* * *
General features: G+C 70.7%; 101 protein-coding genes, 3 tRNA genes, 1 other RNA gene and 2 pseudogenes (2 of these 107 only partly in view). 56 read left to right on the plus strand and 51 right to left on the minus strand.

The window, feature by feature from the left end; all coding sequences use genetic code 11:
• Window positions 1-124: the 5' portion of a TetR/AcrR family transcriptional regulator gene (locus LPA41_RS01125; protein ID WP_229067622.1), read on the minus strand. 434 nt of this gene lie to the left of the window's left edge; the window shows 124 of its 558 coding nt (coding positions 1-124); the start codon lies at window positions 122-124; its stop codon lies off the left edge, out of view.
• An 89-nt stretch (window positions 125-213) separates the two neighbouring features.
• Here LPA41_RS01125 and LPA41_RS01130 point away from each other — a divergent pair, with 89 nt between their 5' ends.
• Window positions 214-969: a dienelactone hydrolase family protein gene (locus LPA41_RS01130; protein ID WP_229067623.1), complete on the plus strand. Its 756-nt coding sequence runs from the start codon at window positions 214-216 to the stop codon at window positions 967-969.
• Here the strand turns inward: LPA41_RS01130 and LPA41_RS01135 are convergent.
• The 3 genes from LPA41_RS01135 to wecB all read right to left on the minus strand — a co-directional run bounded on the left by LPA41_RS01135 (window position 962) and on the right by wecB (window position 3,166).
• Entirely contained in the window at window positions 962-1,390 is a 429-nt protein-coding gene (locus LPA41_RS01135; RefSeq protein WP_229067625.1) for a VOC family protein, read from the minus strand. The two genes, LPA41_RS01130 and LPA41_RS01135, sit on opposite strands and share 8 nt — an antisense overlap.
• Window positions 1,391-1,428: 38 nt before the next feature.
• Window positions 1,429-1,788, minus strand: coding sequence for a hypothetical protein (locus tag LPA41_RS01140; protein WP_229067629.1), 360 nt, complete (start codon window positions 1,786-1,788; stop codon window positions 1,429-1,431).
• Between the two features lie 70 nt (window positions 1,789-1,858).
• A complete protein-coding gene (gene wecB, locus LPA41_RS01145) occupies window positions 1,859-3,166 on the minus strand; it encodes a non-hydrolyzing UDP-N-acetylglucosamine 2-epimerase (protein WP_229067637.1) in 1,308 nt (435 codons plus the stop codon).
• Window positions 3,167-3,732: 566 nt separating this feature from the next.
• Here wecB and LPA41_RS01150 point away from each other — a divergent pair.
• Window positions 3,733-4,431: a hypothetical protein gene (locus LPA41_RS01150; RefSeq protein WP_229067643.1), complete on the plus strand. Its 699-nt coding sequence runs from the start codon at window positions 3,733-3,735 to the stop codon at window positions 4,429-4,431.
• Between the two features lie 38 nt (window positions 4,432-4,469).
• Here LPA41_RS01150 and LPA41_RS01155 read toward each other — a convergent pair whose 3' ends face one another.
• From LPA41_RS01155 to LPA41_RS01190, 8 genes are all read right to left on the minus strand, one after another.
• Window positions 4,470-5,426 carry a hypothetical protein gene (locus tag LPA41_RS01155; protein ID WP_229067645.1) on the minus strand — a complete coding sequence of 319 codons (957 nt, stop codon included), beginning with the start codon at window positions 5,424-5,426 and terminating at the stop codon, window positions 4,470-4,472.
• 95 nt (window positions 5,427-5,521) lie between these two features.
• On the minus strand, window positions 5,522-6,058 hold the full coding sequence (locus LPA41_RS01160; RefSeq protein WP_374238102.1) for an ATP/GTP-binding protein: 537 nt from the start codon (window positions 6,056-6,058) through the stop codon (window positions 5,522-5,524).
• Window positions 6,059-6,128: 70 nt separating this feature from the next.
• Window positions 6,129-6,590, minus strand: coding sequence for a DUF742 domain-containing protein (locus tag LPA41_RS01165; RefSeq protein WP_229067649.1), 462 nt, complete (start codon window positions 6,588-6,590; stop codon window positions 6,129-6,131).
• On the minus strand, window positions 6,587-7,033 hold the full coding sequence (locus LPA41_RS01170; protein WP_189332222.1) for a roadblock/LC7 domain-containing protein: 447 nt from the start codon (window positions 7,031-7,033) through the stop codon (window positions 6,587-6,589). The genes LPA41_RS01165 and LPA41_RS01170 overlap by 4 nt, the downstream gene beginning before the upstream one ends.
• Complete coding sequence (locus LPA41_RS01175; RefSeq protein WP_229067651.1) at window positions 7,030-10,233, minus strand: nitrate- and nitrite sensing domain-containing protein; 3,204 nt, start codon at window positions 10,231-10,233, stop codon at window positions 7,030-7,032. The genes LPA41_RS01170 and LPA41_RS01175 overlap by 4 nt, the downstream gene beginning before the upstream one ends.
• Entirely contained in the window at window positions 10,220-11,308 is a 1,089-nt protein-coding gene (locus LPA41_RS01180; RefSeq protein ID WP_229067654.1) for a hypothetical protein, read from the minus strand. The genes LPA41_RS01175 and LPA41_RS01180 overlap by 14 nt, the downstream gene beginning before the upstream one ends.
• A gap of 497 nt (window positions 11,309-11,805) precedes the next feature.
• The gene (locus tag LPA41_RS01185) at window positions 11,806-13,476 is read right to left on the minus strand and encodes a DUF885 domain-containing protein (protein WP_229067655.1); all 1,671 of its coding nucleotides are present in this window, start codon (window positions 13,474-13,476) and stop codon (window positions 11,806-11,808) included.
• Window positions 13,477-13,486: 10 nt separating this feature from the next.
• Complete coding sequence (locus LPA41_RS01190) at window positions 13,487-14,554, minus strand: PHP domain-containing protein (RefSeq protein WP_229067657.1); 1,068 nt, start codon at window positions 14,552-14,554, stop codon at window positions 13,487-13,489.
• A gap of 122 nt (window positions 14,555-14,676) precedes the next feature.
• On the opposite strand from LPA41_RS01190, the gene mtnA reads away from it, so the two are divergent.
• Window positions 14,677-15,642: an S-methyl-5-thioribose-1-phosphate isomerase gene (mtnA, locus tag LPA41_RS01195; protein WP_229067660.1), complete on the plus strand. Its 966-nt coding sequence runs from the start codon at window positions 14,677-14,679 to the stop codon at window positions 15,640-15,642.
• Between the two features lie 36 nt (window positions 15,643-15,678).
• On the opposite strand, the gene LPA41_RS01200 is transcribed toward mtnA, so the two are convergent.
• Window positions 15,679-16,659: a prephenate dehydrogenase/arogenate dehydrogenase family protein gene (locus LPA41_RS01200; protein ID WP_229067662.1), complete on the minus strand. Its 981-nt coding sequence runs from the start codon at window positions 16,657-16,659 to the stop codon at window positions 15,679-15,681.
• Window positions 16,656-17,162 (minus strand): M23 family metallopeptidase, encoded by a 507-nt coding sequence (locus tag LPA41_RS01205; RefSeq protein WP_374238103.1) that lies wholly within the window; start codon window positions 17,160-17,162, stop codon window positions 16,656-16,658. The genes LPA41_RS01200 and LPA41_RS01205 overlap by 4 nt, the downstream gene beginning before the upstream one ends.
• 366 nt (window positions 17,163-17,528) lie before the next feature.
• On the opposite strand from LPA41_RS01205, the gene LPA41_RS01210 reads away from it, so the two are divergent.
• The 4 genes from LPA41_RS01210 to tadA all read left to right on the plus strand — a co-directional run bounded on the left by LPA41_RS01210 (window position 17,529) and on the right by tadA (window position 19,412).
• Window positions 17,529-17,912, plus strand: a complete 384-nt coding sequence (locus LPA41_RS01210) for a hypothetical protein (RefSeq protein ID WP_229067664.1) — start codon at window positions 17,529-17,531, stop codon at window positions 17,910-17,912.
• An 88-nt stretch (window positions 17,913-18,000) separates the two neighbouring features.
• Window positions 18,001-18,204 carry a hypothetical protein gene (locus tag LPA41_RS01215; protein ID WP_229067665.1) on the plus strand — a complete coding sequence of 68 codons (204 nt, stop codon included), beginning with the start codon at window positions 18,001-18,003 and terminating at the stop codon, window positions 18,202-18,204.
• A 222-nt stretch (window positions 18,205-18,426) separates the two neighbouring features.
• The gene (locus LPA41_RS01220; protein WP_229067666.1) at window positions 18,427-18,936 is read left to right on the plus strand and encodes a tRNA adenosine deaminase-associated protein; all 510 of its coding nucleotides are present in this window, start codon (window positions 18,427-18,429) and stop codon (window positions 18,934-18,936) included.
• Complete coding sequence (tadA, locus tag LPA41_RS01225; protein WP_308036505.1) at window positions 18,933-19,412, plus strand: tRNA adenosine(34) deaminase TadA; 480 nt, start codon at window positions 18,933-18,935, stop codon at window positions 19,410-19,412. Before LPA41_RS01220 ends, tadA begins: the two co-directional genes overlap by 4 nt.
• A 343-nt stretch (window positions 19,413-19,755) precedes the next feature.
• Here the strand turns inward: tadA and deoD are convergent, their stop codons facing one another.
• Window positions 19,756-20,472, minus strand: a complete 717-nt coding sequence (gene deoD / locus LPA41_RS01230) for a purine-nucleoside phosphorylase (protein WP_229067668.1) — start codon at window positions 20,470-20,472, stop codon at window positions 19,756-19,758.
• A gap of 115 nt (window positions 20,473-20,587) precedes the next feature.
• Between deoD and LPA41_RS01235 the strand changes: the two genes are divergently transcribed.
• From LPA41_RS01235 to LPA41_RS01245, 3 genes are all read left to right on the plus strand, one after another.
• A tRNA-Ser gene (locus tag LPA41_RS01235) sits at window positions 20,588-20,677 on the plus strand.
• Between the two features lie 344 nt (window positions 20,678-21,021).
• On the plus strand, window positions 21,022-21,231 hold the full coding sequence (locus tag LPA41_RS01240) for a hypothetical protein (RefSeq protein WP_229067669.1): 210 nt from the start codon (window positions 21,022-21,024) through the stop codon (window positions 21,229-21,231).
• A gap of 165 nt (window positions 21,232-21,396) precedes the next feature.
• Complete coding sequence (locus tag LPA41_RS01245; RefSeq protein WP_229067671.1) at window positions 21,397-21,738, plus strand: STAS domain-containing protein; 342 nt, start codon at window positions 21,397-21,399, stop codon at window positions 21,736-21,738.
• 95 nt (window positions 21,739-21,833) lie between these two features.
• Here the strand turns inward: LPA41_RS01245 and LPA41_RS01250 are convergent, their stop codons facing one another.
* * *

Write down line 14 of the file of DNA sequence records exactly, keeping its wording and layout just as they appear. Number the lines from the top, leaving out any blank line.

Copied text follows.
• Window positions 3,167-3,732: 566 nt separating this feature from the next.